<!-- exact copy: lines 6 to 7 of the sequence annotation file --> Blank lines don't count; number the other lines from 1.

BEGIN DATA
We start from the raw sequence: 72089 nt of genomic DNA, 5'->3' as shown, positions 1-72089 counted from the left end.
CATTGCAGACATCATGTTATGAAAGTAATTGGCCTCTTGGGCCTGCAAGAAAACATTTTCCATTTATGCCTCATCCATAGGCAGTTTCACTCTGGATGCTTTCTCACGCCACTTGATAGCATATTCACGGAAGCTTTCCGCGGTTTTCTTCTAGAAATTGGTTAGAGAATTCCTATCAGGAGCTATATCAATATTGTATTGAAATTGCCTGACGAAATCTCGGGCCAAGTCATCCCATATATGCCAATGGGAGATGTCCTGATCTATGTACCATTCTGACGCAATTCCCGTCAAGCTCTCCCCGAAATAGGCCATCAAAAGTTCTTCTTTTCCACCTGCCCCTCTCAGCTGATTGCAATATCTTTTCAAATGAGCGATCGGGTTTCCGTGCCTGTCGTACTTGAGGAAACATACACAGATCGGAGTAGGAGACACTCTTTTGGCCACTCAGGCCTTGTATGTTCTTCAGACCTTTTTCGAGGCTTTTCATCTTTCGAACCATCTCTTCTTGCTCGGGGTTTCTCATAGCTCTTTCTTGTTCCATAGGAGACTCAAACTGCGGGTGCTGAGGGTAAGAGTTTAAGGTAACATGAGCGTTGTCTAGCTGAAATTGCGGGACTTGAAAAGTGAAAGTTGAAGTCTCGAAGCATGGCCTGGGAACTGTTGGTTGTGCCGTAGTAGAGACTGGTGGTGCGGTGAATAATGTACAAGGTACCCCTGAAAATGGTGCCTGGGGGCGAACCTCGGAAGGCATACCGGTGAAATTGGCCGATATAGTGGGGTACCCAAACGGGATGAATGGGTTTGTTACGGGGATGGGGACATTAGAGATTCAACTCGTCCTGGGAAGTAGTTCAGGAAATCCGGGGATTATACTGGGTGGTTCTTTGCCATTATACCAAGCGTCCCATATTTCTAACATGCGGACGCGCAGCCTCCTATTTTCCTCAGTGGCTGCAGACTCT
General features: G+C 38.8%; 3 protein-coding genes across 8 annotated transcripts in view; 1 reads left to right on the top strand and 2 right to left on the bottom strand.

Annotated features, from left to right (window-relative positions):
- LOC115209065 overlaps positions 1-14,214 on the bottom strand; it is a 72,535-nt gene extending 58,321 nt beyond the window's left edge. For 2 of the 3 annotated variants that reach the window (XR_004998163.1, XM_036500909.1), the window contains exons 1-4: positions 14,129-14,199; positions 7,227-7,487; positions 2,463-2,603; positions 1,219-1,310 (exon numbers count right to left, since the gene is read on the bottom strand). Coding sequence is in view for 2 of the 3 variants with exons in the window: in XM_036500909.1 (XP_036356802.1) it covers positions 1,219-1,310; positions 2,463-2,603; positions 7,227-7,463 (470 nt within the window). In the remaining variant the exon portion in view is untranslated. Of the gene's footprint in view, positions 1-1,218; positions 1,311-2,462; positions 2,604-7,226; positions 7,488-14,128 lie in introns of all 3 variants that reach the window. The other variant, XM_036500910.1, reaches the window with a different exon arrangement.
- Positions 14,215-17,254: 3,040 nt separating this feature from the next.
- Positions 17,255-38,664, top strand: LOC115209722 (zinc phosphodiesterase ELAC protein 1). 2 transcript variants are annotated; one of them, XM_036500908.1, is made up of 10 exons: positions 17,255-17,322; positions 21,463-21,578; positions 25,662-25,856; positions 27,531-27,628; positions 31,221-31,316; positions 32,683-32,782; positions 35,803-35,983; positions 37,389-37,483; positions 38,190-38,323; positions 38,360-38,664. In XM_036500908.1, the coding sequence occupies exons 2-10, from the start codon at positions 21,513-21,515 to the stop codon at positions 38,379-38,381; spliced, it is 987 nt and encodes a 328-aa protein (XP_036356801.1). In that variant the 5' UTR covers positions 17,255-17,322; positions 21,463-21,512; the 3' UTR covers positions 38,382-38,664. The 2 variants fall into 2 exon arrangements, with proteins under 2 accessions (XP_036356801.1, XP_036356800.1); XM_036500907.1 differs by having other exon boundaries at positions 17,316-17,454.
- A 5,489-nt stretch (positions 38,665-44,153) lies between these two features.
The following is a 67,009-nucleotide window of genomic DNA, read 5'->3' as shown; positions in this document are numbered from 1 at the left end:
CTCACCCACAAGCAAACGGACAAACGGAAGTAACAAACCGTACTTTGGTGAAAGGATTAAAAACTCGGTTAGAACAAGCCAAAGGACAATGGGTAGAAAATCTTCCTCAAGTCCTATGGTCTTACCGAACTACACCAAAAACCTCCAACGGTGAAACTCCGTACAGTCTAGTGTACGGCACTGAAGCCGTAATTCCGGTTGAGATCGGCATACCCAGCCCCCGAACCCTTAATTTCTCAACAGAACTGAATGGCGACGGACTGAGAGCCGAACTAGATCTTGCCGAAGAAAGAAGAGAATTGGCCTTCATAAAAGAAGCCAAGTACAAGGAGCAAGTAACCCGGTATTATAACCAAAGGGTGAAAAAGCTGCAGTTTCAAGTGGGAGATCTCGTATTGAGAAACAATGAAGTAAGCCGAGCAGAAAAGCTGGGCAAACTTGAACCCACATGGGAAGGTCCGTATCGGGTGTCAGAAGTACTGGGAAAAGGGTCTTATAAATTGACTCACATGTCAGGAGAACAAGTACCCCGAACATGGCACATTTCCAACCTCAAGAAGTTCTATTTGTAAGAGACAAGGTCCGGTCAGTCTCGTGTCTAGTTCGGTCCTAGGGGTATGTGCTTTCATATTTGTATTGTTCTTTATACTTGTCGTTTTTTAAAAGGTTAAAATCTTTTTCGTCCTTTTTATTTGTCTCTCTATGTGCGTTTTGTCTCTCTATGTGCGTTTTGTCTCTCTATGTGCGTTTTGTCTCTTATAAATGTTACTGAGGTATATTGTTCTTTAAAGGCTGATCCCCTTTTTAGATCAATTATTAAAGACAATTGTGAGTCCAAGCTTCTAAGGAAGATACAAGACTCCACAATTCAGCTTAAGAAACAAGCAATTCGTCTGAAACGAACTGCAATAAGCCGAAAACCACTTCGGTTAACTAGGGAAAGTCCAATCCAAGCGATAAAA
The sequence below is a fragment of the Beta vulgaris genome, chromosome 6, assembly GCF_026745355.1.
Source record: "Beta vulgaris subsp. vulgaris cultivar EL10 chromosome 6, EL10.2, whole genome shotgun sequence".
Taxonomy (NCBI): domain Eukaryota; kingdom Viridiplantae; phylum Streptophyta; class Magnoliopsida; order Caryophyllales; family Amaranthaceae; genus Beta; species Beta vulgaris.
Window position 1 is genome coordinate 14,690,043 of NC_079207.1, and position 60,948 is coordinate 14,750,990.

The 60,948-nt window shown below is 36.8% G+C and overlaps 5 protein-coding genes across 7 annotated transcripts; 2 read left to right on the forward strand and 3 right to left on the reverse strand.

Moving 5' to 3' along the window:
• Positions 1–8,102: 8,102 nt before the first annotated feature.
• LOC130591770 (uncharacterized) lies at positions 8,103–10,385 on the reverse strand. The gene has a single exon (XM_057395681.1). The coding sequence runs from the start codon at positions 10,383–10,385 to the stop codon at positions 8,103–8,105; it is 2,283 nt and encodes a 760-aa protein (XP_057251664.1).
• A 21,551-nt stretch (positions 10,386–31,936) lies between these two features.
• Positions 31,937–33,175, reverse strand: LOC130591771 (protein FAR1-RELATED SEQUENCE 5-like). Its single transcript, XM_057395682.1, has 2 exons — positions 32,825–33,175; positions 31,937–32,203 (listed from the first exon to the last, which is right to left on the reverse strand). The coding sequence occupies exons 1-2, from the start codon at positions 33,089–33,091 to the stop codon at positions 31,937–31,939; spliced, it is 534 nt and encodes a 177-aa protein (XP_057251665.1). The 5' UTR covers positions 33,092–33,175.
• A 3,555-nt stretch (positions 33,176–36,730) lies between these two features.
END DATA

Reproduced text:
- Positions 14,215-17,254: 3,040 nt separating this feature from the next.
- Positions 17,255-38,664, top strand: LOC115209722 (zinc phosphodiesterase ELAC protein 1). 2 transcript variants are annotated; one of them, XM_036500908.1, is made up of 10 exons: positions 17,255-17,322; positions 21,463-21,578; positions 25,662-25,856; positions 27,531-27,628; positions 31,221-31,316; positions 32,683-32,782; positions 35,803-35,983; positions 37,389-37,483; positions 38,190-38,323; positions 38,360-38,664. In XM_036500908.1, the coding sequence occupies exons 2-10, from the start codon at positions 21,513-21,515 to the stop codon at positions 38,379-38,381; spliced, it is 987 nt and encodes a 328-aa protein (XP_036356801.1). In that variant the 5' UTR covers positions 17,255-17,322; positions 21,463-21,512; the 3' UTR covers positions 38,382-38,664. The 2 variants fall into 2 exon arrangements, with proteins under 2 accessions (XP_036356801.1, XP_036356800.1); XM_036500907.1 differs by having other exon boundaries at positions 17,316-17,454.